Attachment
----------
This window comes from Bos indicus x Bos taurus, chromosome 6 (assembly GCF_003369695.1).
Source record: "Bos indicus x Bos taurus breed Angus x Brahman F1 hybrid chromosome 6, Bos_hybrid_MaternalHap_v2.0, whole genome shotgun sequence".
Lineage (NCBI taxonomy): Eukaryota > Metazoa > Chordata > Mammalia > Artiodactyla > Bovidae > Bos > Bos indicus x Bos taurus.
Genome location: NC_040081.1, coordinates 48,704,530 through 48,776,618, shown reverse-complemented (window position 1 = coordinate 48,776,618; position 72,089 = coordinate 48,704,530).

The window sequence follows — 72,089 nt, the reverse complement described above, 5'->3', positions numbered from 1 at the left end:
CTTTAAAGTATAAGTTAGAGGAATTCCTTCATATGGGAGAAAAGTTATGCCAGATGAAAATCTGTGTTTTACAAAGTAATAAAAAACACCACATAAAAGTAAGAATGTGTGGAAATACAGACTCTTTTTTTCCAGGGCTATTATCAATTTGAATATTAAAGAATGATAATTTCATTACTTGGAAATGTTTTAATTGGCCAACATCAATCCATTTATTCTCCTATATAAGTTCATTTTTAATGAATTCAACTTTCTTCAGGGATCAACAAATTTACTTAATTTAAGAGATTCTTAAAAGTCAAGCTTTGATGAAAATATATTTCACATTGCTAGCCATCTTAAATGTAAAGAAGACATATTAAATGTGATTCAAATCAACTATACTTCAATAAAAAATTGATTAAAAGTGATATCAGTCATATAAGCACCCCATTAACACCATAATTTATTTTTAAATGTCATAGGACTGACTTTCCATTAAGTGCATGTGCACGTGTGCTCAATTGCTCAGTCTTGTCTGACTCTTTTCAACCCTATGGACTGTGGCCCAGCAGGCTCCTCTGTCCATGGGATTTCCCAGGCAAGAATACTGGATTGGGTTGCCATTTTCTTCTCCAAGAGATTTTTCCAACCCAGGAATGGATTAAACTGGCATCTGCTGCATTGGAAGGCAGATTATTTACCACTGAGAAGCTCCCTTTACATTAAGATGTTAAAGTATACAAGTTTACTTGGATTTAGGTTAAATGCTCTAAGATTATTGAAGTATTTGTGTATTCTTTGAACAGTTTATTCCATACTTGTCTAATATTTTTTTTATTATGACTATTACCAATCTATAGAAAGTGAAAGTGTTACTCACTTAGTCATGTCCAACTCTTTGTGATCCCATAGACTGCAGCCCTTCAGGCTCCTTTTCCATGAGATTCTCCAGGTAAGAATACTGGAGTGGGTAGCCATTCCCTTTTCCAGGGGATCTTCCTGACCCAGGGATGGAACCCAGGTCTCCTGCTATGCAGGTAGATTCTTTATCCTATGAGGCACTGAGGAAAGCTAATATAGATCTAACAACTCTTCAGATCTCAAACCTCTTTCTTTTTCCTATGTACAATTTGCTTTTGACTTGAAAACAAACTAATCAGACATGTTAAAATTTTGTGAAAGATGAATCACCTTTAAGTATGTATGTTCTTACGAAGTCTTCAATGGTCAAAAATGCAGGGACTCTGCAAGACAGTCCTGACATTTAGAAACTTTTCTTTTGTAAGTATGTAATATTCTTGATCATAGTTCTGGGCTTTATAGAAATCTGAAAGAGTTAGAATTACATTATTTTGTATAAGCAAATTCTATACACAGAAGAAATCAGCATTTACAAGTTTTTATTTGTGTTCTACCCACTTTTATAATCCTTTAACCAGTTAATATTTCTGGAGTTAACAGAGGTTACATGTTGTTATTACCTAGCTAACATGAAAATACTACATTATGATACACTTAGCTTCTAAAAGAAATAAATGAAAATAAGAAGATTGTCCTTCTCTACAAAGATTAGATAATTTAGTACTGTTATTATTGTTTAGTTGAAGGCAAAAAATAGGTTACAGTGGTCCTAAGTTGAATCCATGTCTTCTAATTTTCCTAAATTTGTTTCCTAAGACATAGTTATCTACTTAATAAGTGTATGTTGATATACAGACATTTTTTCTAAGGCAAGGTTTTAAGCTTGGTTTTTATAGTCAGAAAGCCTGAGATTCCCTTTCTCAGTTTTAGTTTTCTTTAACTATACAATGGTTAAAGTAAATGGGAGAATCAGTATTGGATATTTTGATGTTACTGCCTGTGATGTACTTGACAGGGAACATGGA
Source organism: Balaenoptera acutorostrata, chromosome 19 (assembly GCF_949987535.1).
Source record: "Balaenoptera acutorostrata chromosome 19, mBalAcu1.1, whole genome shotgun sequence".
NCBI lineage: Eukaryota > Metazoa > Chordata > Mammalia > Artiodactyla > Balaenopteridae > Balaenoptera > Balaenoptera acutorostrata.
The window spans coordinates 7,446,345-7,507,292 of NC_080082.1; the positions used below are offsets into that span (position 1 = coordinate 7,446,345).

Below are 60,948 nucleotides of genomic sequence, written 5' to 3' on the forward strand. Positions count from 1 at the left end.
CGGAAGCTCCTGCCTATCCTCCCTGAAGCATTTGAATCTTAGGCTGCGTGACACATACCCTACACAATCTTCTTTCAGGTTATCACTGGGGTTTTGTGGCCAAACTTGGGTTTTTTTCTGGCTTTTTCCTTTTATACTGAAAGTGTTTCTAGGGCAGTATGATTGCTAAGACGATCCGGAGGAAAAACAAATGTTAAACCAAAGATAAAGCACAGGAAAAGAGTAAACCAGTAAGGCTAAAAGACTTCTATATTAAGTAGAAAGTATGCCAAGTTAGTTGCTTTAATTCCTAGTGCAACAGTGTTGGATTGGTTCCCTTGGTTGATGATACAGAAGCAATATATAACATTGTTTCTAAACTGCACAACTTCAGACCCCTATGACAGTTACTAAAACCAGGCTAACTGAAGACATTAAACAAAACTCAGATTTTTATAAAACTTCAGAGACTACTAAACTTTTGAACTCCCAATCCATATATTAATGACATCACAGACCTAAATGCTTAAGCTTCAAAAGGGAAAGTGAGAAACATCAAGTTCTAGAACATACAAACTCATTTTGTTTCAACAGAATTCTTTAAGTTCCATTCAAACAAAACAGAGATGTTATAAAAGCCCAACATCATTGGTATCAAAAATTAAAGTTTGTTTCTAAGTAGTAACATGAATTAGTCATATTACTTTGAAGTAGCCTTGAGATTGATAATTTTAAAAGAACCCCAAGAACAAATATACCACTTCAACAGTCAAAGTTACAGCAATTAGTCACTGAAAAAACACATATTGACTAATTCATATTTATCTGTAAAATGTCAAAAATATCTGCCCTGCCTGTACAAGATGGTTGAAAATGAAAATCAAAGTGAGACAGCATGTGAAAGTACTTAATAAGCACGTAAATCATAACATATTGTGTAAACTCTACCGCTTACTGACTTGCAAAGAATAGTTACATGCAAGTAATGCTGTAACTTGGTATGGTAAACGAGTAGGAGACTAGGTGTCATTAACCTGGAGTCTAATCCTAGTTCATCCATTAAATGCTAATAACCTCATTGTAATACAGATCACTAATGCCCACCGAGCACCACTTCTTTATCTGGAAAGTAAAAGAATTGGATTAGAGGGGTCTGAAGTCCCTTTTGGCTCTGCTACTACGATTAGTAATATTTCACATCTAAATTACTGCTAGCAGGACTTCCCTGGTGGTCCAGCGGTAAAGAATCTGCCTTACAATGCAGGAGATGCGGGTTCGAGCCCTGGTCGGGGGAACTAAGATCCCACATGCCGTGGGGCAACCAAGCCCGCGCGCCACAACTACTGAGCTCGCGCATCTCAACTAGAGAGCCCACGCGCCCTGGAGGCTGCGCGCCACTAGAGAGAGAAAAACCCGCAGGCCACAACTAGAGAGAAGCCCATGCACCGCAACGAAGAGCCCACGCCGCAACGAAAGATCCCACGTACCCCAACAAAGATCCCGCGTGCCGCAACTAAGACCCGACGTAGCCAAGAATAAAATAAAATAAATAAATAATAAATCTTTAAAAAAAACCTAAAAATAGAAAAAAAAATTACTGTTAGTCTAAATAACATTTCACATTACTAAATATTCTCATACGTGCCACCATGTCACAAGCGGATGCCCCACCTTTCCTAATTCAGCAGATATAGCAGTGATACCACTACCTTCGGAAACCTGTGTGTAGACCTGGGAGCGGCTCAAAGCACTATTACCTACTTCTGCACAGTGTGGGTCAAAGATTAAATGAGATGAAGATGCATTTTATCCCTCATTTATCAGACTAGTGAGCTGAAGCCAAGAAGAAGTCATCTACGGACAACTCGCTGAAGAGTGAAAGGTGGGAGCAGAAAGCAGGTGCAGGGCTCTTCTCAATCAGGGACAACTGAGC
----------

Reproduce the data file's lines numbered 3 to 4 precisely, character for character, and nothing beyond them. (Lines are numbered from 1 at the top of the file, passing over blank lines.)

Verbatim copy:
Lineage (NCBI taxonomy): Eukaryota > Metazoa > Chordata > Mammalia > Artiodactyla > Bovidae > Bos > Bos indicus x Bos taurus.
Genome location: NC_040081.1, coordinates 48,704,530 through 48,776,618, shown reverse-complemented (window position 1 = coordinate 48,776,618; position 72,089 = coordinate 48,704,530).